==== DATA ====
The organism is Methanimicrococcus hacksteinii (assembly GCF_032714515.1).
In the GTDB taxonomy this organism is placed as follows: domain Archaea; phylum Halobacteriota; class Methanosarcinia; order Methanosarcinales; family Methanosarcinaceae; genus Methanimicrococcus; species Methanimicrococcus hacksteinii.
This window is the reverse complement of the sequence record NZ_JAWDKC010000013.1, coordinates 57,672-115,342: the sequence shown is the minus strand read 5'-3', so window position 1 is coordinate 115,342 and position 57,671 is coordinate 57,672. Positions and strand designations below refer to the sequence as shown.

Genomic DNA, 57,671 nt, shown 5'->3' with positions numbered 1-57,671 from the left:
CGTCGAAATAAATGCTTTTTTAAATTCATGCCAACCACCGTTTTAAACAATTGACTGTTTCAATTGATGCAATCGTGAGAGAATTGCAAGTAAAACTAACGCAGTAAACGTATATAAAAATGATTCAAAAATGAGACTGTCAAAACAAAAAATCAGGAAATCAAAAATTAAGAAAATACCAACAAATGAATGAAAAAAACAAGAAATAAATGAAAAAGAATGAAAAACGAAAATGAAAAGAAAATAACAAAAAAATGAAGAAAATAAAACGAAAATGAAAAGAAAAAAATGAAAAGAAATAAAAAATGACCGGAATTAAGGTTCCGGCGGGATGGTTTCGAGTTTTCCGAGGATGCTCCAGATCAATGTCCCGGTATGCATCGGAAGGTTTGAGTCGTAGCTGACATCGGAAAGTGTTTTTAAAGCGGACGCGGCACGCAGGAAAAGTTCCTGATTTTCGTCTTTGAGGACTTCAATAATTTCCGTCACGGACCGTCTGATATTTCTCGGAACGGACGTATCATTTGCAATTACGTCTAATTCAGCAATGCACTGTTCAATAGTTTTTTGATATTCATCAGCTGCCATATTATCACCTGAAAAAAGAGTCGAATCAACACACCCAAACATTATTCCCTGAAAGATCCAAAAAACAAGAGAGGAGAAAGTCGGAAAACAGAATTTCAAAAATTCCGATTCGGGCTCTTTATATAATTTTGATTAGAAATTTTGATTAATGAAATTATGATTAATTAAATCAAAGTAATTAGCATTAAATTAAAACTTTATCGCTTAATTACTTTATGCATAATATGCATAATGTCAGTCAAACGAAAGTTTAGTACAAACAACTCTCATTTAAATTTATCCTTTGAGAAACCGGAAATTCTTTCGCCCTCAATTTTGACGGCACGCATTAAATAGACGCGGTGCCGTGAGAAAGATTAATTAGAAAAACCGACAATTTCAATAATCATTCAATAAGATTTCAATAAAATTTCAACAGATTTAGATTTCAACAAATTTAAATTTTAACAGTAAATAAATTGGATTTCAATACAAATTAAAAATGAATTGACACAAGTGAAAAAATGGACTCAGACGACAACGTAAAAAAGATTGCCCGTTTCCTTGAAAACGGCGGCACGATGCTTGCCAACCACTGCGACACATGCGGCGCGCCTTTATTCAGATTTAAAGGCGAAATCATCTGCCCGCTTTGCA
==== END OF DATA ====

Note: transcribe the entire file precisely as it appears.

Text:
The organism is Methanimicrococcus hacksteinii (assembly GCF_032714515.1).
In the GTDB taxonomy this organism is placed as follows: domain Archaea; phylum Halobacteriota; class Methanosarcinia; order Methanosarcinales; family Methanosarcinaceae; genus Methanimicrococcus; species Methanimicrococcus hacksteinii.
This window is the reverse complement of the sequence record NZ_JAWDKC010000013.1, coordinates 57,672-115,342: the sequence shown is the minus strand read 5'-3', so window position 1 is coordinate 115,342 and position 57,671 is coordinate 57,672. Positions and strand designations below refer to the sequence as shown.

Genomic DNA, 57,671 nt, shown 5'->3' with positions numbered 1-57,671 from the left:
CGTCGAAATAAATGCTTTTTTAAATTCATGCCAACCACCGTTTTAAACAATTGACTGTTTCAATTGATGCAATCGTGAGAGAATTGCAAGTAAAACTAACGCAGTAAACGTATATAAAAATGATTCAAAAATGAGACTGTCAAAACAAAAAATCAGGAAATCAAAAATTAAGAAAATACCAACAAATGAATGAAAAAAACAAGAAATAAATGAAAAAGAATGAAAAACGAAAATGAAAAGAAAATAACAAAAAAATGAAGAAAATAAAACGAAAATGAAAAGAAAAAAATGAAAAGAAATAAAAAATGACCGGAATTAAGGTTCCGGCGGGATGGTTTCGAGTTTTCCGAGGATGCTCCAGATCAATGTCCCGGTATGCATCGGAAGGTTTGAGTCGTAGCTGACATCGGAAAGTGTTTTTAAAGCGGACGCGGCACGCAGGAAAAGTTCCTGATTTTCGTCTTTGAGGACTTCAATAATTTCCGTCACGGACCGTCTGATATTTCTCGGAACGGACGTATCATTTGCAATTACGTCTAATTCAGCAATGCACTGTTCAATAGTTTTTTGATATTCATCAGCTGCCATATTATCACCTGAAAAAAGAGTCGAATCAACACACCCAAACATTATTCCCTGAAAGATCCAAAAAACAAGAGAGGAGAAAGTCGGAAAACAGAATTTCAAAAATTCCGATTCGGGCTCTTTATATAATTTTGATTAGAAATTTTGATTAATGAAATTATGATTAATTAAATCAAAGTAATTAGCATTAAATTAAAACTTTATCGCTTAATTACTTTATGCATAATATGCATAATGTCAGTCAAACGAAAGTTTAGTACAAACAACTCTCATTTAAATTTATCCTTTGAGAAACCGGAAATTCTTTCGCCCTCAATTTTGACGGCACGCATTAAATAGACGCGGTGCCGTGAGAAAGATTAATTAGAAAAACCGACAATTTCAATAATCATTCAATAAGATTTCAATAAAATTTCAACAGATTTAGATTTCAACAAATTTAAATTTTAACAGTAAATAAATTGGATTTCAATACAAATTAAAAATGAATTGACACAAGTGAAAAAATGGACTCAGACGACAACGTAAAAAAGATTGCCCGTTTCCTTGAAAACGGCGGCACGATGCTTGCCAACCACTGCGACACATGCGGCGCGCCTTTATTCAGATTTAAAGGCGAAATCATCTGCCCGCTTTGCA